Image via WikipediaImage via WikipediaImage via WikipediaIn 2009, I wondered out loud in this blog — Did we legally adopt Afghanistan while we were asleep? It’s like Alan Harper of Three and a Half Men asking to stay in his brother’s house, who then end up staying forever ( or at least, until his brother died). Only, in our case, it’s the reverse; we’re like the dead rich brother, before he died.
In August, I finally came to a sad conclusion that our pretend 51st state of Afghanistan is no longer a laughing matter.
Do you know how bad is the state of our public schools in this country? I’ve seen 5th graders who can’t even spell, locate their state on the U.S. map, much less, do simple arithmetic when buying a chocolate bar. If we want to be competitive in the 21st century, we need our limited money invested on the future of this country. But our public officials and politicians seem to think that our work in Afghanistan is essential to our future in the new century. So we pour money over there like there is no tomorrow. Saving Afghanistan means saving us? Right.
Then you read this GAO report that says that the United States have been responsible for 90% of funds that go to Afghanistan’s security expenditures from 2006-2010. So we have propped up this government, underwrite most of its expenses and what happens when we leave? Is Hamid Karzai going back to rock-paper-scissor? No? So, then, does that mean we’re going to stay until the Government of Afghanistan grows its revenue from 9% to 100%, or when it is able to pay for its own soldiers’ salaries and its own electric fuel, etc. etc. , whichever happens first?
I am not against foreign aid or even military aid per se. But let’s keep some perspective here. We’re not running on a surplus. We have an exploding boomer population, we have dilapidated public infrastructures, and we have our future suffering through some major budget cuts right now.
And we’re stuck in the muck called Afghanistan. And this is for our own good? Excuse me if I don’t drink that kool aid, sir. And I really would like us to leave and let them get on with their own nation building while we do ours at home.
Excerpted from GAO’s report on Afghanistan’s Donor Dependence:
Afghanistan’s estimated total public expenditures.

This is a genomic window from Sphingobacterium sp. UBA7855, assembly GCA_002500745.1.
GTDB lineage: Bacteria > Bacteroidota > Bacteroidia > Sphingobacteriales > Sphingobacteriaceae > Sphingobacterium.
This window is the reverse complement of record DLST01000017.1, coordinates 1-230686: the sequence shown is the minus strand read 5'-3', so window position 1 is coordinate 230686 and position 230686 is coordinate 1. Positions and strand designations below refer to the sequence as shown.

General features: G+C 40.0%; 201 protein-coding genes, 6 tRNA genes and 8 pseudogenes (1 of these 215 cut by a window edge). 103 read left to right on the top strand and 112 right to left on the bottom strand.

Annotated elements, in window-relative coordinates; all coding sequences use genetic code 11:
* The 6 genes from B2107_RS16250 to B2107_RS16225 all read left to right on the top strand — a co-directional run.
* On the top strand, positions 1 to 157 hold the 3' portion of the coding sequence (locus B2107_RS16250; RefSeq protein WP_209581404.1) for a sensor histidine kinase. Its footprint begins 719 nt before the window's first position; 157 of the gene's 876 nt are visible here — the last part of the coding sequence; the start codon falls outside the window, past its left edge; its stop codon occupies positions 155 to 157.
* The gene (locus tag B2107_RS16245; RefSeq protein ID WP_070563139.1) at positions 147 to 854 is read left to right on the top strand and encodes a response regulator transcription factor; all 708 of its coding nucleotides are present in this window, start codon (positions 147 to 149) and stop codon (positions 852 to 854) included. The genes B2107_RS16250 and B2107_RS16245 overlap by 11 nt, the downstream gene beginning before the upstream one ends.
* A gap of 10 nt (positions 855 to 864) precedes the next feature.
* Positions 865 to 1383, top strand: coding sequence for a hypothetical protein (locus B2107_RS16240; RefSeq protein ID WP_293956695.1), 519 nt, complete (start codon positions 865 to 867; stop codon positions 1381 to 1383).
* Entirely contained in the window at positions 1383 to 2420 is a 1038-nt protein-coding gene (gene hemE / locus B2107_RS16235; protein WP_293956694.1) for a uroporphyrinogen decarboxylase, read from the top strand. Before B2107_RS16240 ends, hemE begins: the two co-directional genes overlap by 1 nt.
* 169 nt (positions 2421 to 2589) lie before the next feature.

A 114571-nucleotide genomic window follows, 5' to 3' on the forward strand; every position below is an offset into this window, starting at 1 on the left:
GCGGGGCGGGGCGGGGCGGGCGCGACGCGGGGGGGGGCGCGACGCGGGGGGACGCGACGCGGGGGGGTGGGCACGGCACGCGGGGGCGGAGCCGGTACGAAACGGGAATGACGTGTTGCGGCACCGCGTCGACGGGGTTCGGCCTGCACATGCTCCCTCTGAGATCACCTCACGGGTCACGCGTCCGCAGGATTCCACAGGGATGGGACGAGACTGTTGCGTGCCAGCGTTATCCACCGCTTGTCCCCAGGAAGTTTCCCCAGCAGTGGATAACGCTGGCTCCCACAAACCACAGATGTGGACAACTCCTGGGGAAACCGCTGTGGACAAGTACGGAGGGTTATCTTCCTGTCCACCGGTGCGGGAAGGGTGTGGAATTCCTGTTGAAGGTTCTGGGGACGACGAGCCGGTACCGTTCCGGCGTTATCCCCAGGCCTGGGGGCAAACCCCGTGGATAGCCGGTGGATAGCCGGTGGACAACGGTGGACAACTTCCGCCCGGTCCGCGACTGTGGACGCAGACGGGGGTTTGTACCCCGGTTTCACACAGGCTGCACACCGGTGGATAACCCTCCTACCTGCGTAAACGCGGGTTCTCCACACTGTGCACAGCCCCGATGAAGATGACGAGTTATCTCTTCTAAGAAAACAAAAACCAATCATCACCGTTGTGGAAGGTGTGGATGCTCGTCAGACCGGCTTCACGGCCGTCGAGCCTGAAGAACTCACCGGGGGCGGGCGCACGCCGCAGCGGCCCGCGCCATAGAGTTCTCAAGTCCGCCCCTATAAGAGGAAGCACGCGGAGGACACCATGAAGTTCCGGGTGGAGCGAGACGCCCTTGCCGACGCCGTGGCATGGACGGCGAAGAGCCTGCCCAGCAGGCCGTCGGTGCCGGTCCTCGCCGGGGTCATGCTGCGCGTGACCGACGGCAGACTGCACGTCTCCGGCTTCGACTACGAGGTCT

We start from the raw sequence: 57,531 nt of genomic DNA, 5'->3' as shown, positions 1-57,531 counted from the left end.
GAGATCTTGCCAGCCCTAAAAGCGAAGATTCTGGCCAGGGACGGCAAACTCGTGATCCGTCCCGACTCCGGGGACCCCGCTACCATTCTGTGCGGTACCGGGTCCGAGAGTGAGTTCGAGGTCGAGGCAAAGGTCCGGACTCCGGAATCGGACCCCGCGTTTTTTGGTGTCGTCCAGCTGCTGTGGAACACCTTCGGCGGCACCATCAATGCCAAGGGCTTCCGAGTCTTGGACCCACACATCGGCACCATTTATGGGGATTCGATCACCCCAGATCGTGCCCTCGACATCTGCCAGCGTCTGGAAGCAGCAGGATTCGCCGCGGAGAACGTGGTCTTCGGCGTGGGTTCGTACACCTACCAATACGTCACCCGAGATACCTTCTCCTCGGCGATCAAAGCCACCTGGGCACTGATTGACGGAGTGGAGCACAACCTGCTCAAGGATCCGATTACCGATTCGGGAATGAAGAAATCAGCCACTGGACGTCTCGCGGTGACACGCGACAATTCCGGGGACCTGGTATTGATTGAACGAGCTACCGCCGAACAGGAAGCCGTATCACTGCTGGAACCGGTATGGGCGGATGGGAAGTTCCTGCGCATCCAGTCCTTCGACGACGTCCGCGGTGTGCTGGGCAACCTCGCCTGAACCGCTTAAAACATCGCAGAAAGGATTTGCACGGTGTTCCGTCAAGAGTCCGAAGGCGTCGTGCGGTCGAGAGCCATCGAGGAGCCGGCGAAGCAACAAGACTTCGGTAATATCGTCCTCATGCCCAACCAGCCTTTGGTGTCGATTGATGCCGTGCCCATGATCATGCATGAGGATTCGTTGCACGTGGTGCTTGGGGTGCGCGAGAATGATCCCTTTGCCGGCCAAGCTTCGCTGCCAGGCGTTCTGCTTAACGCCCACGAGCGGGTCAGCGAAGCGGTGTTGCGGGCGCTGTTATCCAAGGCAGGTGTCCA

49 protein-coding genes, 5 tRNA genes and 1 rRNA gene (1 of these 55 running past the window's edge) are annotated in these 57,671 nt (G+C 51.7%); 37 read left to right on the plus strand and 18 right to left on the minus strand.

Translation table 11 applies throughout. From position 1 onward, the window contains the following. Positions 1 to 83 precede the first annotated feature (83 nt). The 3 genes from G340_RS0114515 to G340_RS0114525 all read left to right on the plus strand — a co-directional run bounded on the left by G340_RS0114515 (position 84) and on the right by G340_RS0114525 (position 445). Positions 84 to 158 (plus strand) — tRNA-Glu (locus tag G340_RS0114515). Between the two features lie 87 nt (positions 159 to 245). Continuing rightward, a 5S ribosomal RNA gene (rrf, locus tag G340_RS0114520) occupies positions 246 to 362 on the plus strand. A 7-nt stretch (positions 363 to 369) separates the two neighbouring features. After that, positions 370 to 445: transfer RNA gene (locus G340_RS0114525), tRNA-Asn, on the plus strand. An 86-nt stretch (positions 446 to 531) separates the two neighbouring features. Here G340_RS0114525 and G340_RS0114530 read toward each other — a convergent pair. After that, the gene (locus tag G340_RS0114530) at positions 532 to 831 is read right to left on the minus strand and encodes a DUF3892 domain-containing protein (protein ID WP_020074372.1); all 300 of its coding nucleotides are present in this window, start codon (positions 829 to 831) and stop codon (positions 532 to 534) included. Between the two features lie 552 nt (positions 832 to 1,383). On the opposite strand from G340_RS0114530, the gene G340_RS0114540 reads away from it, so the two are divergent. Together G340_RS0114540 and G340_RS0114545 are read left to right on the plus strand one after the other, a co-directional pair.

Afghanistan’s estimated total public expenditures more than doubled from solar year (SY) 2006 to 2010, growing from $5.5 billion to $14.3 billion, an increase of 160 percent. Over this 5-year period, about 79 percent of Afghanistan’s estimated total public expenditures of $54 billion were off budget.
The United States and other donors funded about 90 percent of Afghanistan’s estimated total public expenditures from SY2006 to 2010. In particular, donors funded on average 57 percent of on-budget expenditures and 100 percent of off-budget expenditures. Over this period, the United States provided 62 percent of estimated total public expenditures, while other donors provided 28 percent. The United States funded an estimated 90 percent of Afghanistan’s total security expenditures during this time period. The United States funded an estimated 39 percent of Afghanistan’s total non-security expenditures during SY2006 to 2010.
Afghanistan’s domestic revenues.
The domestic revenues of GIRoA grew by an average annual rate of 30 percent from SY2006 to 2010, increasing from an estimated total of $0.62 billion to $1.66 billion. Customs duties and taxes such as income and property taxes provided the largest share of domestic revenues. However, domestic revenues funded only about 9 percent of Afghanistan’s estimated total public expenditures from SY2006 to 2010.
GAO _Afghan Donor Dependence | September 2011http://www.scribd.com/embeds/69620987/content?start_page=1&view_mode=list&access_key=key-16u1d9c7r76j9e7mk004